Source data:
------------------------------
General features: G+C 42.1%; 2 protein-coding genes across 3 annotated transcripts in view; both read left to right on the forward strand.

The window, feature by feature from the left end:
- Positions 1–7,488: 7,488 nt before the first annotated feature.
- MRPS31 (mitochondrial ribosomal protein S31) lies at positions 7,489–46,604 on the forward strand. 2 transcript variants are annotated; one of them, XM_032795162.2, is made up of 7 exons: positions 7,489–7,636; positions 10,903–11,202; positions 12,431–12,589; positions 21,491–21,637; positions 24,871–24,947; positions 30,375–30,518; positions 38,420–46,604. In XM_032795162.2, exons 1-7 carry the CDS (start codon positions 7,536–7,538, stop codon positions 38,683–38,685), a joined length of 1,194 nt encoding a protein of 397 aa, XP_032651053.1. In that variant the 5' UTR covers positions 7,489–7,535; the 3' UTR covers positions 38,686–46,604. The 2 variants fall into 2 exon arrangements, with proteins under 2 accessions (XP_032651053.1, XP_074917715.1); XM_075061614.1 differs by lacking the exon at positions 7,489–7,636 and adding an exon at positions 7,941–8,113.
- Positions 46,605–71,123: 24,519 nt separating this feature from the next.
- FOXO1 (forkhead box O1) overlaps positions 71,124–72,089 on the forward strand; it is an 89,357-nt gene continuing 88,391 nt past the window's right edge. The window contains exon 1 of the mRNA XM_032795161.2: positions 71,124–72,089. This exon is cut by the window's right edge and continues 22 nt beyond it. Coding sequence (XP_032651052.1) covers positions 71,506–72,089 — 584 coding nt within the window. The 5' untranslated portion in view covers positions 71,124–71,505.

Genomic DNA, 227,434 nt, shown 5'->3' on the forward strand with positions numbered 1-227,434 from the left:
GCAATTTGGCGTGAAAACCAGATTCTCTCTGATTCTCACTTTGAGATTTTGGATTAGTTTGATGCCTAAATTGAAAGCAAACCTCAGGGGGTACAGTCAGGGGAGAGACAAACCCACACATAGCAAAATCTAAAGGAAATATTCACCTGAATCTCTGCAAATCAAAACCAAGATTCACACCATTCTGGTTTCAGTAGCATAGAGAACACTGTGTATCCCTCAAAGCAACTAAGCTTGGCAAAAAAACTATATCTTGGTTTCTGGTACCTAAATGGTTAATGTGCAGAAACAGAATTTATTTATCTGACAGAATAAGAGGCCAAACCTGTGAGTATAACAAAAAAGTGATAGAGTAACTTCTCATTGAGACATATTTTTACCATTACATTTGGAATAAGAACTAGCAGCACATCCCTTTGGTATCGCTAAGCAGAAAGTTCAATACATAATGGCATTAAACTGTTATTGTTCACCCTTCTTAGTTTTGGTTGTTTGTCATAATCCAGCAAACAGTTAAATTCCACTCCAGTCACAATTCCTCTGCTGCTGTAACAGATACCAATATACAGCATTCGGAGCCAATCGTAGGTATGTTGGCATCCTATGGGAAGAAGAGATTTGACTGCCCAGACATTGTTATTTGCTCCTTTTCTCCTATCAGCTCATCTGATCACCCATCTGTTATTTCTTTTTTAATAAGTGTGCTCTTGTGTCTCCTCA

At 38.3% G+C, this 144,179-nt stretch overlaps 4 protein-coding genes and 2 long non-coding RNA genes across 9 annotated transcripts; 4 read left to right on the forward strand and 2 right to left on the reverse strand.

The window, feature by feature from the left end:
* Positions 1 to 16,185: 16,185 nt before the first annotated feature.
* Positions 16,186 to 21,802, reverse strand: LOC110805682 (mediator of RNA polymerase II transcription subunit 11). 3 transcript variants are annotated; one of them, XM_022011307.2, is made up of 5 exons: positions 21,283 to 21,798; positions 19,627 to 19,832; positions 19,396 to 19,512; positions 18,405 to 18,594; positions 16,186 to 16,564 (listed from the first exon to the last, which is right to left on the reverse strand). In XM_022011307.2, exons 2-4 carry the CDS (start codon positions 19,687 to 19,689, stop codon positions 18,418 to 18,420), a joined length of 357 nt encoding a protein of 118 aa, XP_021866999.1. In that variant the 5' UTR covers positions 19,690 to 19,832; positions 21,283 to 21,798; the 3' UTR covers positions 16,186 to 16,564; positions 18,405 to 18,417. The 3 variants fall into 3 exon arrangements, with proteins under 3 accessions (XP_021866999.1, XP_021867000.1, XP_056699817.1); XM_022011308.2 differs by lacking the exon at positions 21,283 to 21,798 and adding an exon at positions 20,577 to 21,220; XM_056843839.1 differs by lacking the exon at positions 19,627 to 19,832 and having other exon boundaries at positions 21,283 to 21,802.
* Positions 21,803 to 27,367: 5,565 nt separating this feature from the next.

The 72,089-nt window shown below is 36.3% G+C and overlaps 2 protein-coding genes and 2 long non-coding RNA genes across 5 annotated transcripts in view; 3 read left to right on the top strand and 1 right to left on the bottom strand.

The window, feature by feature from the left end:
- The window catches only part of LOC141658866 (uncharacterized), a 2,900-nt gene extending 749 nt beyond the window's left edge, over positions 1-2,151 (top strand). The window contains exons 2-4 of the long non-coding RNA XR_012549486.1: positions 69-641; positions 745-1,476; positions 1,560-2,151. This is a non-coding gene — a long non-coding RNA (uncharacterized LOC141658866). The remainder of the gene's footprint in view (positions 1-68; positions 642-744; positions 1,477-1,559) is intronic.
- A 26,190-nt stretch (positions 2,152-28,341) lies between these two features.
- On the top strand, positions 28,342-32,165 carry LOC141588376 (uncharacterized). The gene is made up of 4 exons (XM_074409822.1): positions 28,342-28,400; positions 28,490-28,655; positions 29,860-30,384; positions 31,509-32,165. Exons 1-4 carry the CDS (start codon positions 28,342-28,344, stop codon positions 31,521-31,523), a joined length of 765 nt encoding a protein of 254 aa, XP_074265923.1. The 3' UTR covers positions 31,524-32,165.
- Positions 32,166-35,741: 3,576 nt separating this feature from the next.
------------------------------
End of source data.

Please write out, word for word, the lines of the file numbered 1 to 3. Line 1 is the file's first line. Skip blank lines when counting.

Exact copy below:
General features: G+C 42.1%; 2 protein-coding genes across 3 annotated transcripts in view; both read left to right on the forward strand.

The window, feature by feature from the left end:
- Positions 1–7,488: 7,488 nt before the first annotated feature.